Music

Behind the Beat: King’s Ex

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Tuesday, July 09, 2013

Most Valley-ites and at least a healthy chunk of New Yorkers probably remember Peyton Pinkerton as one of the principal members of the Hampshire College-spawned New Radiant Storm King, and much of that band’s 1990s indie rock feel is carried over onto the songwriter’s self-titled solo debut.

Most of what’s made the trip, however, seems to be the attention to production and arrangement rather than songwriting style, as the album precisely nails every guitar arpeggio, synth pad and hi-hat click, and captures delicious guitar and bass tones both clean and dirty.

Pinkerton’s oeuvre consists of an odd amalgamation of British Invasion-era psychedelic pop and something more modern or avant-garde. On half the songs, synthesizers replace Farfisa organs, and guitar tones flip back and forth from jangly Rickenbacher 12-string sounds to razor-sharp Telecasters combined with shimmery Vox AC-30 amplifier tones. While there’s something of an indie rock heart to this record that fervently beats “New York City,” it’s also arty enough to have a Berlin feel; stylistically, the bulk of the material here could almost fit right in on one of the 1976-77 Bowie/Eno efforts like “Heroes” or Low.

All the instruments on the album are exceedingly tightly arranged, with Pinkerton playing most of them, and with few exceptions confining each to its own often minimal or even purely rhythmically or texturally defined part. Drums are provided by the almost inhumanly metronomic J.J. O’Connell (Spouse, New Radiant Storm King, Heather Maloney), and many of the tracks on the record—despite sometimes dense layers of watery guitars and/or synthesizers—are really quite upbeat, recalling the energetic time-keeping of late ’70s/early ’80s icons.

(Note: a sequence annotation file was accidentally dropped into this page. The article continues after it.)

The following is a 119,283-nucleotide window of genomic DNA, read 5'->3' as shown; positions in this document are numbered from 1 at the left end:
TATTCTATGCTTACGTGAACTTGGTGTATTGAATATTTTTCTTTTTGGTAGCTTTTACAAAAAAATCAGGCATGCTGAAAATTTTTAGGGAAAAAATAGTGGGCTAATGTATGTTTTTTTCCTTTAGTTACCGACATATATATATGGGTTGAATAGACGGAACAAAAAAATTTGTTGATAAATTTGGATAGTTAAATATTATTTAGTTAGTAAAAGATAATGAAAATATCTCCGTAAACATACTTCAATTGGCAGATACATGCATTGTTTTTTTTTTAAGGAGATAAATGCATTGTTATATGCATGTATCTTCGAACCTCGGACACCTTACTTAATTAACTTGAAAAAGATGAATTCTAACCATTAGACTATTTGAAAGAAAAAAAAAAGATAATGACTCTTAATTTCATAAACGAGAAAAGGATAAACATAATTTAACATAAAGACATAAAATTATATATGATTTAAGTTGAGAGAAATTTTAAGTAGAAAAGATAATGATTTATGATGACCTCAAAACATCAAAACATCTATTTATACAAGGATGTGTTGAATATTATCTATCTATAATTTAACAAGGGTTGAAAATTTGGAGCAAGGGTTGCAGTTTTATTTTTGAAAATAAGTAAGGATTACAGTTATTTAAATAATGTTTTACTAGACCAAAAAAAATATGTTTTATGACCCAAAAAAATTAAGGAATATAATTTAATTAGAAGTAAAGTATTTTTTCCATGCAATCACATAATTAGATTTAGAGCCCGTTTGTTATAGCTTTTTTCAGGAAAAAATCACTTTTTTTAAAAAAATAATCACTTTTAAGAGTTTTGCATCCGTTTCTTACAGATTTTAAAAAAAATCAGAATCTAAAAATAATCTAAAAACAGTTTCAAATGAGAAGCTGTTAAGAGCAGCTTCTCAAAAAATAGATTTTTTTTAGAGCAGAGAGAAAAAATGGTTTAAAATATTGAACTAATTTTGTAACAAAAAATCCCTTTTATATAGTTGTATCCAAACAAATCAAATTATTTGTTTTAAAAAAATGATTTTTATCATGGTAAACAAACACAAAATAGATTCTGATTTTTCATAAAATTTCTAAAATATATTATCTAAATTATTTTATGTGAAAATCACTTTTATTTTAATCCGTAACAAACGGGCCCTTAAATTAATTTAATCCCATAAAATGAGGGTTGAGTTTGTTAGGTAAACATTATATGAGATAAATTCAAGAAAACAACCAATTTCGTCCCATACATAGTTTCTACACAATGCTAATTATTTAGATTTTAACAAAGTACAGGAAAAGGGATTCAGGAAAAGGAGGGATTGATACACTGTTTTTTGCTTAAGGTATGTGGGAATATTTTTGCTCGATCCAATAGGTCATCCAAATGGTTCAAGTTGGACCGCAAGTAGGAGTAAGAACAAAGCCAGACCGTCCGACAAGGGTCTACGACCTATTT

The beats are always straight—the only thing vaguely “funky” or offbeat about the songs happens on guitars—but whatever the beats land on, the mood of the whole effort is more propulsive than anything else, despite the many melodic wanderings that paint themselves over the driving, incessant base. Mark Mulcahy makes a subtle guest appearance on one track (“Blackout ’77”), providing background vocals, and the CD was recorded with the aid of Jose Ayerve (Spouse, Nuclear Waste Management Club).

Pinkerton’s vocals are actually the coolest thing on the record. Not only does he start with a nice, deep, resonant voice, but whatever effects or doubling are used in the production make them sound exceptionally cool; the closest tonal comparison one could conjure might be whatever Frank Zappa used on the Joe’s Garage albums to create the voice of the story’s narrator, the “Central Scrutinizer.”

However, whereas Zappa’s character typically only speaks jibba-jabba through the oft-gravelly, out-of-phase filters or super-compressed EQ frequencies, Pinkerton often sings full melodies through them, giving the listener a feeling of being in immediate proximity to the singer—as if you were hearing him sing out in your ear through your car stereo.

Production aside, the whole is an intriguing blend of fusion, indie rock and even something like dance music—the tempos of most of the songs are up in the gym-workout range—and the product is pleasing on many levels from start to finish. A Storm King album it is definitely not, though that’s likely for the better, as it’s interesting to hear what someone as meticulous and immersion-minded as Peyton Pinkerton can do outside that unit’s fairly well established mode of expression.•

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